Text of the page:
For a computer to provide the various capabilities and uses that we rely on in our day-to-day lives, they require different forms of memory. Regarding electronic applications, memory refers to any device that may store data and information for a computer system to use. Computer memory also ranges in its form and application, as memory and data storage may be volatile or non-volatile in its operation and use. Due to the immense importance that computers now serve in modern societies, having a general understanding of the common types of computer memory devices that are used can be useful for anyone operating or owning such systems.
As stated beforehand, computer memory may come in various forms, those often being either volatile or non-volatile devices. With volatile memory, any data that is stored on a device requires power to be maintained. Oftentimes, these devices come in the form of semiconductor pieces such as Random Access Memory (RAM). Through the use of RAM, computers can read and change data as needed in any order. As they are not constrained in their location of reading and writing, the speeds at which such computer memory devices can operate at are much higher than direct-access data storage types. As a result, Random Access Memory is used to load and switch between applications, browse the internet, access computing resources, and much more. Furthermore, many operating systems may also utilize RAM in order to expedite the launch process during a system startup.
Dynamic Random Access Memory, or DRAM, is a specific type of RAM device that is often used as the main form of computer memory. With an integrated circuit assembly featuring a transistor and a capacitor, data may be stored in the capacitor in the form of bits. During standard operations, transistors may leak over time and cause capacitors to discharge. As a result, stored data can slowly be lost over time. To prevent such issues, DRAM is consistently refreshed with a new electronic charge every few milliseconds. Static Random Access Memory, or SRAM, is another type of RAM device that is formed from four to six transistors. As compared to Dynamic Random Access Memory, SRAM is capable of retaining all of its data without the need of refreshing as long as power is being provided to the system. Due to this method of operation, SRAM devices are capable of performing their operations at much quicker speeds, albeit often running at higher market prices. Because of this, DRAM remains the most common form of computer memory for a wide variety of operations.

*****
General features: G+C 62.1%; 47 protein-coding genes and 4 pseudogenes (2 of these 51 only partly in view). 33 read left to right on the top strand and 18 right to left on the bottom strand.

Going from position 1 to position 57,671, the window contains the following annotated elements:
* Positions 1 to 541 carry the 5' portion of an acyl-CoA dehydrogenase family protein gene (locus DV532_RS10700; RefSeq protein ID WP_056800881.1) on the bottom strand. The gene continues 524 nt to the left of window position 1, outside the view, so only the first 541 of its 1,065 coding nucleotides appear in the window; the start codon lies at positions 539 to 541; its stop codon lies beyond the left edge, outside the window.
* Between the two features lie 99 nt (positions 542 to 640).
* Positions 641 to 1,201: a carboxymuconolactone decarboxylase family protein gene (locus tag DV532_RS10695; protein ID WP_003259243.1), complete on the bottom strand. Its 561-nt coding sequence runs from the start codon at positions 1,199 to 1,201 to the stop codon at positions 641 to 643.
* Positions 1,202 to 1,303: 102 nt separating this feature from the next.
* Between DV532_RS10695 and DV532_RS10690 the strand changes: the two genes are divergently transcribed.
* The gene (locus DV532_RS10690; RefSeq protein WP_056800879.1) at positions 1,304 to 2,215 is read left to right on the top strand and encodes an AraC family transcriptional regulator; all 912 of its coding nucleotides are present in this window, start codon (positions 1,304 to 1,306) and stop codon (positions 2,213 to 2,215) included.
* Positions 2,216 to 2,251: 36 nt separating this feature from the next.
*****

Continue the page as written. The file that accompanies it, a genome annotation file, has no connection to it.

While volatile computer memory devices are useful for basic application operations and functionality, non-volatile computer memory is paramount for prolonged data storage and retrieval. Unlike volatile devices that lose all stored data upon the loss of power, non-volatile memory is specifically designed for retention. Non-volatile memory devices can come in many shapes and forms depending on the need and application, and examples include read-only memory, flash memory, hard disk drives, solid state drives, and much more.
Read-only memory (ROM) is a type of memory that cannot be modified electronically once it has been manufactured. As such, it can be useful as a form of firmware storage when there is no need for long-term changes to data. Generally, read-only memory is used for the distribution of digital entertainment such as video games, storage of commercial computer software, and more. In some cases, read-only memory may be erasable for rewriting data, and such hardware often comes in the form of electrically erasable programmable read-only memory (EEPROM) and erasable programmable read-only memory (EPROM) devices. While such computer memory types are rewritable, they may require special equipment and can be finite in the amount of times they can be erased.
Flash Memory is another common form of non-volatile computer memory, and such devices allow for reading and writing data and information for various systems. Typically, flash memory comes in the form of NOR flash and NAND flash, both being named after the logic gates that they contain. With NAND-type flash memory, data can be erased as needed and information is written and read in the form of blocks. On the other hand, NOR-type flash memory only allows for a single machine word to be written or read at a time. Across most devices, NAND flash often comes in the form of memory cards, USB flash drives, and solid-state drives that may be used for computers, smart phones, medical electronics, and much more. While flash memory is not as fast as RAM and ROM devices, their access speeds tend to be very quick as compared to other non-volatile computer memory types.
As another very common device for storing computer data, hard disk drives (HDDs) are electromechanical devices that handle and store data through the use of magnets. Within the HDD assembly, rapidly rotating platters are coated with magnetic materials, and an actuator arm is used to read or write data on the platter surfaces. First introduced in 1956, HDDs have quickly become the standard for reading and writing large amounts of data for everyday use. As technology has continued to advance, the price of such hardware has steadily dropped while storage capacities have increased.
In more recent years, solid-state drives (SSDs) have begun to supersede the capabilities of HDDs due to their more rapid speeds at which they can read and write data. As compared to an HDD, SSDs utilize integrated circuit assemblies and flash memory to serve as a secondary storage device. While their speeds are often much quicker as compared to HDDs, their technological infancy often puts them at much higher prices for similar storage capacities.
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